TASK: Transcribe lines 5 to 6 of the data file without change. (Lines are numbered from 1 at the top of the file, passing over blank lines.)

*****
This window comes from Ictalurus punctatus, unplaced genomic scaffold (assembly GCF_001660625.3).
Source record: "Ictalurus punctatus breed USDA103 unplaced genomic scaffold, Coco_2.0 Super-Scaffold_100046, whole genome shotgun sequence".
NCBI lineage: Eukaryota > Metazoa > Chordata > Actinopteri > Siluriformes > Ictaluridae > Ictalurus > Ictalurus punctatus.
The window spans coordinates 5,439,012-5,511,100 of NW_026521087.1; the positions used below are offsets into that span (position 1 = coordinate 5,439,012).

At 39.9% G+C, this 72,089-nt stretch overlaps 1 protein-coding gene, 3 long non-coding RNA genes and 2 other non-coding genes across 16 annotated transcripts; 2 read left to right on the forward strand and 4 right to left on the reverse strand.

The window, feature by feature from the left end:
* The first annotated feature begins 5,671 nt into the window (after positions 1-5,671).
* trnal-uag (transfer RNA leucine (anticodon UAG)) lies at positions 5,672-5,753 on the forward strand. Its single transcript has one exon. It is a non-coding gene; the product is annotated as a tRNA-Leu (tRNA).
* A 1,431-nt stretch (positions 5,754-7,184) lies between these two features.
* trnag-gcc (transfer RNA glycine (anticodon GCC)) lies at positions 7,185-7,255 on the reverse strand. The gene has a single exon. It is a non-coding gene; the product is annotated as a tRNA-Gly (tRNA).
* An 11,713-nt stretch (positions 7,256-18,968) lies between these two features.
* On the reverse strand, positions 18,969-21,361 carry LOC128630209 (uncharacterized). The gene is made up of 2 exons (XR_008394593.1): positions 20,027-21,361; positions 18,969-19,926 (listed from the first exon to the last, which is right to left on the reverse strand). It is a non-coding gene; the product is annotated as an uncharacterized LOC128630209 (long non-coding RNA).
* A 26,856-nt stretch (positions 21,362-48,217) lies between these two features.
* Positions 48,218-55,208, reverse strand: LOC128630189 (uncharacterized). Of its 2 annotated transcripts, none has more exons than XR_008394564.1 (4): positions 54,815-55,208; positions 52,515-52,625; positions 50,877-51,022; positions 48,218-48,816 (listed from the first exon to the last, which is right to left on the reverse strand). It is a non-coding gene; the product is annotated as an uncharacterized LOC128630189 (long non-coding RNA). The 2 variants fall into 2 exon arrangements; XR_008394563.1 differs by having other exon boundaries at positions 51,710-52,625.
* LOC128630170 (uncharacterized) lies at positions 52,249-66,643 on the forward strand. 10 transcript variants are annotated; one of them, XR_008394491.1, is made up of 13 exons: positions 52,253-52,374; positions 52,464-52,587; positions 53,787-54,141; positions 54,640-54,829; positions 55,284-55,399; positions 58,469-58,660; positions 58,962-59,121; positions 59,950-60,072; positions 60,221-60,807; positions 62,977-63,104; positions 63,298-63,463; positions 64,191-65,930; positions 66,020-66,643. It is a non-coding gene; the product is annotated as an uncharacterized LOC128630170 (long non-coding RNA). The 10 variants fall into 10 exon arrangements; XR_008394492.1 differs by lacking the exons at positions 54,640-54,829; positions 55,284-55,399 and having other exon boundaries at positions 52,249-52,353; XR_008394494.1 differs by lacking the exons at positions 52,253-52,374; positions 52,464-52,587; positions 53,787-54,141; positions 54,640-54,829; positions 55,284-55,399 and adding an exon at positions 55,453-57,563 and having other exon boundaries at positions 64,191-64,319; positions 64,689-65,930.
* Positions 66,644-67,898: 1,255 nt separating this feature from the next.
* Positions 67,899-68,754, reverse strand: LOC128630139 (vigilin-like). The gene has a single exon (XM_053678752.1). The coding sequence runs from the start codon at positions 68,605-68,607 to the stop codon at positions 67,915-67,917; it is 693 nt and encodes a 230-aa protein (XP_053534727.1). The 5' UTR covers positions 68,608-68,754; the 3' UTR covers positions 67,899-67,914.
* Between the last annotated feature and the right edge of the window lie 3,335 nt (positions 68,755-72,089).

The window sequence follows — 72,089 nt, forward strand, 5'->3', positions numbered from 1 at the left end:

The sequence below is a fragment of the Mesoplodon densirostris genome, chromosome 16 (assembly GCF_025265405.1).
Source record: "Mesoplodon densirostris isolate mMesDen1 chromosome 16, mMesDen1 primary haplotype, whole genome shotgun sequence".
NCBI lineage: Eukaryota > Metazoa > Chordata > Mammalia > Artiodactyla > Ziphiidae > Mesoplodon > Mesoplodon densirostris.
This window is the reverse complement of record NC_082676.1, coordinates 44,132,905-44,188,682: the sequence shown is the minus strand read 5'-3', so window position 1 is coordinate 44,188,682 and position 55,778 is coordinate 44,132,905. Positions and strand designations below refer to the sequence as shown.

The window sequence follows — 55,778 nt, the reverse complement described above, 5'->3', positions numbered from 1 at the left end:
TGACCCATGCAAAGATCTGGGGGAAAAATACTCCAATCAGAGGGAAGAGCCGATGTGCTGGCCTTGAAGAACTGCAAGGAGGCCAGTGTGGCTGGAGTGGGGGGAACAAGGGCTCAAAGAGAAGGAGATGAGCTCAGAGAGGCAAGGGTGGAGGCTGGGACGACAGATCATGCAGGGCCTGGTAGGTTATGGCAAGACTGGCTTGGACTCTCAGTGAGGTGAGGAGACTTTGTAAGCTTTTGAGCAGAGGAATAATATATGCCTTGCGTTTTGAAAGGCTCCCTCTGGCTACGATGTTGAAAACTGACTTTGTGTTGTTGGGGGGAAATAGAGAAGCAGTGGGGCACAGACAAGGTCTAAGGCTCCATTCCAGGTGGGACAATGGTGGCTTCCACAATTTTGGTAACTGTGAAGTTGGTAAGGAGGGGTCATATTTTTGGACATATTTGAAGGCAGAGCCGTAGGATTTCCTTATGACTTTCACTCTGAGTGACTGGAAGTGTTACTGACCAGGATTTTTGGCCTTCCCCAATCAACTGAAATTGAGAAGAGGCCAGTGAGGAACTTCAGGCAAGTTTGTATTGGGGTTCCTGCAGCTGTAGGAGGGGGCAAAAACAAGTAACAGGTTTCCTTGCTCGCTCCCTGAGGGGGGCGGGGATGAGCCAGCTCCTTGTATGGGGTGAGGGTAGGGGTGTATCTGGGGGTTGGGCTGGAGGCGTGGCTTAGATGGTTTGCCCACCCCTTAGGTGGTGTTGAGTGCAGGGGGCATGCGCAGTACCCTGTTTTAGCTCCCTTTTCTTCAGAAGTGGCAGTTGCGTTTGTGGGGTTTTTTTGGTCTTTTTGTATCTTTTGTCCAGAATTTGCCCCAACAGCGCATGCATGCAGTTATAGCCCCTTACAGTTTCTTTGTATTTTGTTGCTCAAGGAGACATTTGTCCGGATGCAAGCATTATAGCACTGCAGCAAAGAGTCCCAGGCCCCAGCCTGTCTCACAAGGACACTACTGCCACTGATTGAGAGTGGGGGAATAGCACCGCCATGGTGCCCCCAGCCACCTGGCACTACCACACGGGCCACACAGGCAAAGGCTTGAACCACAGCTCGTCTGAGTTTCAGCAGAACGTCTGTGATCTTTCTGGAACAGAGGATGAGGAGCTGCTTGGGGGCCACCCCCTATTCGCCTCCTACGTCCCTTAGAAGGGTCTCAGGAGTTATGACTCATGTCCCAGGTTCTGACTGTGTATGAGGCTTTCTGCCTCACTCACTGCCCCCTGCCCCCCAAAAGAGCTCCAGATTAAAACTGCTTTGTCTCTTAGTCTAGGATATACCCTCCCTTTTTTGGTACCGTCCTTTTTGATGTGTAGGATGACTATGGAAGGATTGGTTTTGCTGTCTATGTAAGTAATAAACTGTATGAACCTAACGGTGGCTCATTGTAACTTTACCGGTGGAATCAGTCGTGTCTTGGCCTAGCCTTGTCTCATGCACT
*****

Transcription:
At 39.9% G+C, this 72,089-nt stretch overlaps 1 protein-coding gene, 3 long non-coding RNA genes and 2 other non-coding genes across 16 annotated transcripts; 2 read left to right on the forward strand and 4 right to left on the reverse strand.

The window, feature by feature from the left end: